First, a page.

Frank S. Ravitch (L'94) is professor of law and Walter H. Stowers Chair of Law and Religion at the Michigan State University College of Law. He is author of Freedom’s Edge: Religious Freedom, Sexual Freedom, and the Future of America (Cambridge, 2016).
On January 16, 2020, with quite a bit of fanfare, the Trump administration issued a supposedly new set of Guidance on Constitutionally Protected Prayer and Religious Expression in Public Elementary and Secondary Schools. As a practical matter, the majority of the guidance says nothing new, and with a few exceptions, it is simply a restatement of earlier guidance. So why the big rollout and the claims that the guidance is a major effort to protect “religious freedom”? Or perhaps more apropos, whose “religious freedom” is being protected?
Religious freedom is exceptionally important, and in my book Freedom’s Edge: Religious Freedom, Sexual Freedom, and the Future of America (Cambridge 2016), I argue strenuously in favor of protecting religious freedom and sexual freedom and against those who think one must be sacrificed for the other. But the Trump administration’s school prayer guidance does nothing new to actually protect religious freedom. Most of what it addresses was already covered by guidance issued by the Bush and Clinton administrations. The right of private religious expression in public schools has been repeatedly upheld by SCOTUS and lower courts. In fact, the court’s famous 1962 and 1963 school prayer decisions simply privatized school prayer. The decisions prohibited government-supported prayer but clearly explained students are free to pray privately. This right has since been more clearly explicated by SCOTUS and lower courts, and it is policed by a veritable army of legal NGOs.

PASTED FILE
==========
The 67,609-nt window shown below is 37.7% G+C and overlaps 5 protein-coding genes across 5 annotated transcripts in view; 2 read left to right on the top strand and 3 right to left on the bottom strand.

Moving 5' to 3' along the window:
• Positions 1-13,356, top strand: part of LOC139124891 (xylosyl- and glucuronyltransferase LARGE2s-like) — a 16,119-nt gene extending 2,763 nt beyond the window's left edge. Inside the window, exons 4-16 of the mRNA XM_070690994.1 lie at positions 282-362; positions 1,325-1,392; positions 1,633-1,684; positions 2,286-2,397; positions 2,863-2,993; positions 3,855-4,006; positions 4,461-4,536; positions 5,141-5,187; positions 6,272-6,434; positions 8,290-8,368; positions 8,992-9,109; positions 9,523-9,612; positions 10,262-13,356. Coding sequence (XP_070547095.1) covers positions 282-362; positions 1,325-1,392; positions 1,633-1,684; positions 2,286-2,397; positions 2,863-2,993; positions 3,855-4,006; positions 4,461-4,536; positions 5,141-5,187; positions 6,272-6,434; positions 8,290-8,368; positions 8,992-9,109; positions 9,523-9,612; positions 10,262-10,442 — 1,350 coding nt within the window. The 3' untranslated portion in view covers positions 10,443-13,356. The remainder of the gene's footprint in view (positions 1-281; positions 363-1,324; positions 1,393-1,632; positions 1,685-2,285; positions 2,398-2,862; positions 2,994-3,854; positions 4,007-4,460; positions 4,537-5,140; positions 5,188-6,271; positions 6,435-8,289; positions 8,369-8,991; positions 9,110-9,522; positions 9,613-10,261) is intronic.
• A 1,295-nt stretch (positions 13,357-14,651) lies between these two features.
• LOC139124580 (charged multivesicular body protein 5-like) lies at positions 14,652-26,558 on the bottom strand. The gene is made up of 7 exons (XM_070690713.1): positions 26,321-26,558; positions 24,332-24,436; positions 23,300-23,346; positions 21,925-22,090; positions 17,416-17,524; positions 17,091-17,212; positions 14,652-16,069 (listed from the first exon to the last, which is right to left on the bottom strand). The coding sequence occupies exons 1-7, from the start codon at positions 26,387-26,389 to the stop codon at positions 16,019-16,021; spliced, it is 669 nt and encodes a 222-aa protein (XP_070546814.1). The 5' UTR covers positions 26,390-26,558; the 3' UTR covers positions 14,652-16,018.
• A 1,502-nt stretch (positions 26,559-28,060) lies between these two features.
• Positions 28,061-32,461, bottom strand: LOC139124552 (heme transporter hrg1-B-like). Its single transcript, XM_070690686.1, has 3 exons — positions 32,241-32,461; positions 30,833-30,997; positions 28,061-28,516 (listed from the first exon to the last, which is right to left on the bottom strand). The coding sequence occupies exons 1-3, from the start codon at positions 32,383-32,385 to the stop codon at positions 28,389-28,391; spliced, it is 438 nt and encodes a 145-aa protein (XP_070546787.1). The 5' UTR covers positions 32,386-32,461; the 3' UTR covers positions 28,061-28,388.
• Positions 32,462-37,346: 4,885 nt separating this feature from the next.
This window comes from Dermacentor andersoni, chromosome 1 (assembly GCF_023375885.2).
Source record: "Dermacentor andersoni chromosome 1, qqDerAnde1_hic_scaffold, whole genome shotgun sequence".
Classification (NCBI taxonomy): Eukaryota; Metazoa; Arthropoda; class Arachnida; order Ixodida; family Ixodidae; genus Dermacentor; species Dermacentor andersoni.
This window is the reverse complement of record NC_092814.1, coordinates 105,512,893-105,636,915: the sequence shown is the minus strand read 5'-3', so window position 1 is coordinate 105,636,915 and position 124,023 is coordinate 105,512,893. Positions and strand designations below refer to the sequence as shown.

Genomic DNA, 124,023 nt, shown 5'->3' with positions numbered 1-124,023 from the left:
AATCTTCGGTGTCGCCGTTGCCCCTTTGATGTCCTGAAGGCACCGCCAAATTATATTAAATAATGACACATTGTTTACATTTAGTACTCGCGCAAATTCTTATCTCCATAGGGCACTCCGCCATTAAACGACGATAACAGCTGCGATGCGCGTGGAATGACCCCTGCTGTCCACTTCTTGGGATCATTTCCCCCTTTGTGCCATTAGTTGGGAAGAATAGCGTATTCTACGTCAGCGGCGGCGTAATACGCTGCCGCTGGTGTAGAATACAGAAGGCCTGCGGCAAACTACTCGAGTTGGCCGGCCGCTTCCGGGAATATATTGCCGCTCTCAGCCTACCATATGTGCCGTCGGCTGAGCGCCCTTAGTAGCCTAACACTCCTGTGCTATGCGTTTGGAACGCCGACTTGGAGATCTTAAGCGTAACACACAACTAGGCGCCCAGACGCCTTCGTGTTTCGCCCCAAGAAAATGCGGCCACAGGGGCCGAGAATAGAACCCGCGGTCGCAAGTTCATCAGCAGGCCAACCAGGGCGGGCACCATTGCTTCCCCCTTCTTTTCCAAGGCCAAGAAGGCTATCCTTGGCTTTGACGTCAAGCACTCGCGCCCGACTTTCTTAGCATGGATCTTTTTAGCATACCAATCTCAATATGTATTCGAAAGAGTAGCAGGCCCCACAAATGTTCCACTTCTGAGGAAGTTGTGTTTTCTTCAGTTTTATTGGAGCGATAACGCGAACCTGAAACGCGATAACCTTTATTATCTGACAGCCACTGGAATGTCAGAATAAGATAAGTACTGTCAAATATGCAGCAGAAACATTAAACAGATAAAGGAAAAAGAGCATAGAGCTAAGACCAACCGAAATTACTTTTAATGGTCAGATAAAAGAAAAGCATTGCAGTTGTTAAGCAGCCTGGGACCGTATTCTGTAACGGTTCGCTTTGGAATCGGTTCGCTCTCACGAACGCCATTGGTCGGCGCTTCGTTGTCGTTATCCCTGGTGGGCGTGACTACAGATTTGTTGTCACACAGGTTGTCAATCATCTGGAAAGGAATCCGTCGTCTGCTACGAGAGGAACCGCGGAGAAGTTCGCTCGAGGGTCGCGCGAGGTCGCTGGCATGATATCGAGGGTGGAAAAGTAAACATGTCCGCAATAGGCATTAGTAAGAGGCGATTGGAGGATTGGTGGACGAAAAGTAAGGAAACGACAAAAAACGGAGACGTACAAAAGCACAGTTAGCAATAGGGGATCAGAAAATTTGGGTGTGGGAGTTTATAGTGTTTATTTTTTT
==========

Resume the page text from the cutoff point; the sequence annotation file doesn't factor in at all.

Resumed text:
Here I will make a quite different argument about religious freedom in the school prayer context: The Trump administration’s school prayer guidance is not about religious freedom but rather about pandering to social conservatives, and in fact, the guidance does far more to hurt religious freedom than to help it. If the guidance were really about religious freedom, it would at least place some focus on the many religious minorities and dissenters who have been harmed, often violently, by the sort of school prayer the guidance, perhaps begrudgingly, acknowledges is unconstitutional but which still occurs throughout the country.
For every case involving a student who is unfairly told he or she cannot engage in protected religious expression, there are numerous cases of religious minorities and dissenters being discriminated against in school districts that still violate SCOTUS’ 1962 and 1963 school prayer decisions. These cases are well documented. In fact, I wrote an entire book about them in the late 1990s, and if anything, it has only gotten worse since. To get a flavor of the sort of behavior I am referring to, one need only read footnote one of the majority opinion in Santa Fe Independent School District v. Doe, 530 U.S. 290 (2000).